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Proceedings Paper

Dynamic 3D computed tomography scanner for vascular imaging
Author(s): Mark K. Lee; David W. Holdsworth; Aaron Fenster
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Paper Abstract

A 3D dynamic computed-tomography (CT) scanner was developed for imaging objects undergoing periodic motion. The scanner system has high spatial and sufficient temporal resolution to produce quantitative tomographic/volume images of objects such as excised arterial samples perfused under physiological pressure conditions and enables the measurements of the local dynamic elastic modulus (Edyn) of the arteries in the axial and longitudinal directions. The system was comprised of a high resolution modified x-ray image intensifier (XRII) based computed tomographic system and a computer-controlled cardiac flow simulator. A standard NTSC CCD camera with a macro lens was coupled to the electro-optically zoomed XRII to acquire dynamic volumetric images. Through prospective cardiac gating and computer synchronized control, a time-resolved sequence of 20 mm thick high resolution volume images of porcine aortic specimens during one simulated cardiac cycle were obtained. Performance evaluation of the scanners illustrated that tomographic images can be obtained with resolution as high as 3.2 mm-1 with only a 9% decrease in the resolution for objects moving at velocities of 1 cm/s in 2D mode and static spatial resolution of 3.55 mm-1 with only a 14% decrease in the resolution in 3D mode for objects moving at a velocity of 10 cm/s. Application of the system for imaging of intact excised arterial specimens under simulated physiological flow/pressure conditions enabled measurements of the Edyn of the arteries with a precision of +/- kPa for the 3D scanner. Evaluation of the Edyn in the axial and longitudinal direction produced values of 428 +/- 35 kPa and 728 +/- 71 kPa, demonstrating the isotropic and homogeneous viscoelastic nature of the vascular specimens. These values obtained from the Dynamic CT systems were not statistically different (p less than 0.05) from the values obtained by standard uniaxial tensile testing and volumetric measurements.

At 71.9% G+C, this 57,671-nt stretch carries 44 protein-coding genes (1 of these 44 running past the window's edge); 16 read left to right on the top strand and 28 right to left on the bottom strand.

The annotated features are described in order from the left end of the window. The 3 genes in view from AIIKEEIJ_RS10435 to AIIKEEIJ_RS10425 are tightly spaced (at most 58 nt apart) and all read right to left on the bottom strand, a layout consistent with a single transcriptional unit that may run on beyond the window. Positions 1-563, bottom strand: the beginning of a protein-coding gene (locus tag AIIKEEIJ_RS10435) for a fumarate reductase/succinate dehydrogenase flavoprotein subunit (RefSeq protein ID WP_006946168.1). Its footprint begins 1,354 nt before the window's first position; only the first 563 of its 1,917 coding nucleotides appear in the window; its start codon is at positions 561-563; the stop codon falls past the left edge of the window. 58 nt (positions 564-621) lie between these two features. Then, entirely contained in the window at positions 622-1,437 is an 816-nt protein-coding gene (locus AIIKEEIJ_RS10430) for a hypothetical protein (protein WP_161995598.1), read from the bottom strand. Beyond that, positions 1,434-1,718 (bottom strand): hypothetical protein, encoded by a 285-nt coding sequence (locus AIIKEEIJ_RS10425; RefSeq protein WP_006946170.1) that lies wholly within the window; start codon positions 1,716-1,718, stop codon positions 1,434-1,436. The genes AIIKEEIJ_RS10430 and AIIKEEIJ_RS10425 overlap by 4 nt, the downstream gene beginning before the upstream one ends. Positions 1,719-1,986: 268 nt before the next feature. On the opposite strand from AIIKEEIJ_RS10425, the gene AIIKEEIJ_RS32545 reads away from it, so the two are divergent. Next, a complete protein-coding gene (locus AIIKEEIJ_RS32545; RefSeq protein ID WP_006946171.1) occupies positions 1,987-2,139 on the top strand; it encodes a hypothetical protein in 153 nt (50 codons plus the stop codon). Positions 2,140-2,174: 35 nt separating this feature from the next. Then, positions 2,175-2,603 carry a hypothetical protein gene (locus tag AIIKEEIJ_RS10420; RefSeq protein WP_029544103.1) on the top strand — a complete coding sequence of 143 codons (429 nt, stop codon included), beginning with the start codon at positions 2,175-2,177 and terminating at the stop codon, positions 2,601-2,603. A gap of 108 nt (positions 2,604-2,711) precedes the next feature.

Paper Details

Date Published: 25 April 2000
PDF: 12 pages
Proc. SPIE 3977, Medical Imaging 2000: Physics of Medical Imaging, (25 April 2000); doi: 10.1117/12.384510
Show Author Affiliations
Mark K. Lee, John P. Robarts Research Institute and Univ. of Western Ontario (Canada)
David W. Holdsworth, John P. Robarts Research Institute and Univ. of Western Ontario (Canada)
Aaron Fenster, John P. Robarts Research Institute and Univ. of Western Ontario (Canada)


Published in SPIE Proceedings Vol. 3977:
Medical Imaging 2000: Physics of Medical Imaging
James T. Dobbins; John M. Boone, Editor(s)

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